SCOTUS Grants Cert To Narrow, But Not Overrule McGirt

Oklahoma had asked Justice Barrett in August to overrule McGirt. It’s not so. It was a petition asking the Court to overturn the 2020 precedent. In reality, ACB would have voted against the 5-to-4 ruling.

The Court rejected the request five months later. The Court instead granted cert to a question which could restrict the scope of McGirt. Today’s orders: Oklahoma v. Castro-Huerta:

A petition to revoke certiorari has been granted for only Question 1. In the April 2022 argument session, argument will take place. The petitioner must file a brief on merits on Monday, February 28, 2022. The respondent must file a brief on merits on Monday, March 28th 2022. You must file a reply brief in compliance with Rule 25.3.

These were the questions asked in the petition.

1. How a State can prosecute non-Indians who have committed crimes against Indians living in Indian Country.

2. It doesn’t matter if McGirt v. Oklahoma140 S. Ct. 2452, 2020 should be ignored.

The second question is answered. The first question is still in.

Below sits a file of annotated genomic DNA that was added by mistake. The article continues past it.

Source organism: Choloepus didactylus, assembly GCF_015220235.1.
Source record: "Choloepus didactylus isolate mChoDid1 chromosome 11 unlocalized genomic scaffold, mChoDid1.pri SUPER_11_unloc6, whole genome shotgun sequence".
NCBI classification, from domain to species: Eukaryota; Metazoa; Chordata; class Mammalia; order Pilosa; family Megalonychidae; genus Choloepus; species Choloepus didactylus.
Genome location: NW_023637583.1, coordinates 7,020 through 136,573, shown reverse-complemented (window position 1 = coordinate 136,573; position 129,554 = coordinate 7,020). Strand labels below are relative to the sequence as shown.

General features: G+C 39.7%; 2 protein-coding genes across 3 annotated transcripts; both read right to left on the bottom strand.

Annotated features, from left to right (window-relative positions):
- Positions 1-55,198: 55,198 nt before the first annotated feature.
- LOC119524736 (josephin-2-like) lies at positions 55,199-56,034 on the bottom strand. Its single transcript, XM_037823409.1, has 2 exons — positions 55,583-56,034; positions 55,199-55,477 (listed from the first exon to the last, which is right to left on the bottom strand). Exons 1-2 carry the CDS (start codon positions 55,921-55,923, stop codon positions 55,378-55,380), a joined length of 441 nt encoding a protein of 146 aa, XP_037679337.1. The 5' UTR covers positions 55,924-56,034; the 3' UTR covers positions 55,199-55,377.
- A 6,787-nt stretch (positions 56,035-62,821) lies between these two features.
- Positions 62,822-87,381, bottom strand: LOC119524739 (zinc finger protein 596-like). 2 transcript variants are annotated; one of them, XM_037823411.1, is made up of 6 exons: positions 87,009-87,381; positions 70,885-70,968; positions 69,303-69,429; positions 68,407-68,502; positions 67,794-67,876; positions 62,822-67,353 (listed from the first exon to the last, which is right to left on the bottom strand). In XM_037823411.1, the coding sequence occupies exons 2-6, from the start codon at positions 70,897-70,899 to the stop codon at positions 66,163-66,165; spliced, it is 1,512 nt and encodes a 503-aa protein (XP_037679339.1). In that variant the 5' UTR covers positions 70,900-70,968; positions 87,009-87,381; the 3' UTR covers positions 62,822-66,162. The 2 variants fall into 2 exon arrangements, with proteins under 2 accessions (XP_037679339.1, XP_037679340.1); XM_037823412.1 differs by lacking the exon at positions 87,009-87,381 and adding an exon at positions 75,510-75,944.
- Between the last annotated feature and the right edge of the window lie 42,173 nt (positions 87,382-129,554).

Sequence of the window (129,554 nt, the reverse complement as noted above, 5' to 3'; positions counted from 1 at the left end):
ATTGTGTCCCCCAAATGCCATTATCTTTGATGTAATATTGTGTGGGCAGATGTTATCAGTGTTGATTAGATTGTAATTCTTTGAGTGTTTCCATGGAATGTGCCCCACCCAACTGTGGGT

If the Court could make a prediction, it would be that McGirtIt is only applicable in cases when there are. BothAn Indian defendant and an Indian victim. This should reduce the potential for instability. McGirt. Justice Gorsuch might even support that decision. However, the Justices are not required to fight yet another stare decisis. The Court again limits the Court’s ability to limit questions that are presented in moderation.

The past days have shown me something about the Supreme Court. Perhaps Oklahoma made a mistake by Ask!The Court will overrule McGirt. It might have been easier to say “It worked!” Please suggestTo reverse this precedent in some way. It is well-known that Chief Justice Roberts favors subtle techniques of persuasion. That’s what I heard over the radio.

Keep checking for April’s oral argument.